The Gould report reviewing the Scottish elections (and the result of thousands of papers being rejected – discussed previously here and here and here) has been published today. It lists a series of systemic problems and failings, calls for the professionalisation of the returning officer system, a consistent approach to the rejection of papers, a return to folded ballot papers (yes, folks – in the election we couldn’t maintain secrecy in the ballot when putting the paper in the ballot box as it had to remian unfolded (and in my polling station) placed face upwards), separate ballot papers rather than one unified paper, local government and parliamentary elections should be on different days, and an end to overnight counting as quality of count is more important than speed (an inevitable consequence of PR and STV I would have thought). The report has been quite well covered by the Beeb (with Newsnight Scotland about to have a special in the next 5 minutes (I type at 10.55)). The report also calls for only one place to have control of Scottish elections rather than the divided role for Executive and Scotland Office in May.
Why Douglas Alexander should resign
Worth a read is the press release accompanying the report (available here). Most interesting passages are these:
“Our consultations showed that the Scotland Office and the Scottish Executive frequently focused on partisan political interests, overlooking those of the voter and the operational realities of the election timetable,” said Ron Gould. “Changes were introduced with the expectation that they would simply fall into place. However, there was no effective planning process connecting legislative and operational timescales.”
This is damning. I have never read an official report as critical (aside from the auditors examination fo Westminster Council policies under Dame Shirley, although Ron Gould stops short of using the expression gerrymandering). The motivation in the preparation of the ballot paper was “Partisan political interests” – the interests of the Scotland Office and Executive, the Labour party and Lib Dems. Now, the principal issue here is the parliamentary ballot paper – whcih is control of the Scotland Office. The Labour party felt they had suffered under the previous split paper – with a perception that the electorate used the list vote as a second preference, the second choice (something which had benefited the SSP and Greens in 2003). The motivation of the Labour party was to avoid that happening. As well as this partisan motivation there was also an issue of timing. The decisions in relation to this ballot paper were left late.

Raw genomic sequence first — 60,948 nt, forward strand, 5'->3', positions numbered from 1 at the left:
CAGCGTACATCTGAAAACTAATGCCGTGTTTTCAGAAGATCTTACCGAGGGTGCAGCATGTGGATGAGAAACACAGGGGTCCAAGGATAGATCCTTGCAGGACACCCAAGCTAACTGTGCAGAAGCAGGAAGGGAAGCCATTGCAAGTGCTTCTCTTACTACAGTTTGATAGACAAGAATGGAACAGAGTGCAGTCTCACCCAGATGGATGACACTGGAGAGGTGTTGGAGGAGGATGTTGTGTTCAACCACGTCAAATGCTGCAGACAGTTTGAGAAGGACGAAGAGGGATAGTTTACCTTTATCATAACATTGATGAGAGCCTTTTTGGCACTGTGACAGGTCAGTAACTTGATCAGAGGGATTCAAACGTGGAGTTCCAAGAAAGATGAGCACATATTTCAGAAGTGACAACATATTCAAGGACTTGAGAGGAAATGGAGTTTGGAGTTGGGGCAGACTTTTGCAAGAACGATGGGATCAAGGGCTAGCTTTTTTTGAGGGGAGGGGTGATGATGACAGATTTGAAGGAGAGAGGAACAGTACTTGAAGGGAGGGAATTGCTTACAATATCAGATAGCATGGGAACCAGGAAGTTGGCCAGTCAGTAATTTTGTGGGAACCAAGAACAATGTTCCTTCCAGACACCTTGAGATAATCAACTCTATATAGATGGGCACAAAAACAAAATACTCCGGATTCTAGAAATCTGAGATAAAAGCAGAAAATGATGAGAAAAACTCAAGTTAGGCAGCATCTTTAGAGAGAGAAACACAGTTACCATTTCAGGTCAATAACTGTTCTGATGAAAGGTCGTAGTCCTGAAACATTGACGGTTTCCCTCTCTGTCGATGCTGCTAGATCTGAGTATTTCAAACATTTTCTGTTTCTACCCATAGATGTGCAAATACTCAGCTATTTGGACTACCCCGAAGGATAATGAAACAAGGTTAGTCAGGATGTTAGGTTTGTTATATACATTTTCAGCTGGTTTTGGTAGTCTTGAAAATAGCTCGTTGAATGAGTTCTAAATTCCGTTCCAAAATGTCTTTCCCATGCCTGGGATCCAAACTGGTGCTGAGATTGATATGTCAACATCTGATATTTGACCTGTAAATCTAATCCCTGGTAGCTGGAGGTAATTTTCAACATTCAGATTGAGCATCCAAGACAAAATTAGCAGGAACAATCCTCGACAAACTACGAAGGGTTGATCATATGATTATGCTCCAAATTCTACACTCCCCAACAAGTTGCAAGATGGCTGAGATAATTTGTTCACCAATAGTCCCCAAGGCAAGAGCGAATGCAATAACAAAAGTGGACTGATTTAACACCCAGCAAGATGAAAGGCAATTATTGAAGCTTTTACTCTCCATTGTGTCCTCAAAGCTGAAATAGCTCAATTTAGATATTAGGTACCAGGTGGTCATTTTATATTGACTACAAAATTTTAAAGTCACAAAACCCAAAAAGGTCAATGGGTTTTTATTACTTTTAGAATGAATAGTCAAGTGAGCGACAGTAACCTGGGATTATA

The report notes,
“There were too many changes and not enough time to adequately incorporate them into the electoral process. “
But where did these changes come from? The report notes,
“The execution of the VoteScotland campaign was, for the most part, commendable. However, the campaign’s efforts were frustrated by an inability to provide more detailed information to voters due to the late decisions of Ministers on ballot paper design. “
Now, what ballot paper was this? The parliamentary paper which was in the hands of the Scotland Office under the control of Douglaz “with a z” Alexander – notorious Liza Minelli and Miss Hoolie impersonator. The same Scotland Office that Ron Gould described as manipulating the ballot paper for partisan purposes.
The combination of these allegations should finish the minister responsible – but the report does not apportion blame. It does not seek to name individuals. Well, allow me. It was under Douglas Alexander’s watch. It was Alexander’s Scotland Office that manipulated the ballot paper for partisan purposes. It was Alexander’s Scotland Office that left the changes until a late stage in the process. It was Alexander’s Scotland Office that effectively disenfranchised an electorate equivalent ot the population of Scotland’s fourth city. To that, there should be only one response. Alexander should resign.
But he won’t.
Alex Salmond for First Minister and other alphabetical games
One other matter got my attention and may be of particular interest to my regular reader: that the SNP and Solidarity tactic of using the party leader name to increase visibility, or ensure a favourable place on the ballot paper (“ALex Salmond for First Minister”) is discouraged. The press release mirroring the report, notes that
“In order to prevent future confusion, the report recommends that registered names of political parties rather than descriptions should appear first on all regional ballot papers for the Scottish parliamentary elections and that a lottery should be held to determine ballot paper positioning. “
The risk of a yellow pages plumbers type approach to naming parties
(eg “AAAAAAAAAAAAAAAAAAAAAAAAAAA – Liberal Democrats”
“AAAAAAAAAAAAAAAAAAAAAAAAAAAAA – Labour Party”
“AAAAAAAAAAAAAAAAAAAAAAAAAAAAAAAAAAAARRRRRRRRRRRRRGGGGGGGGGGGGGGHHHHHHH it’s the Conservative Party”
“AAAAAAAAAAAAAAAAAAAAAAAAAAAAAAAAAAAAAAAAAAAAAAAAlex Salmond for First Minister – SNP”)
should accordingly be ditched (and a good thing too).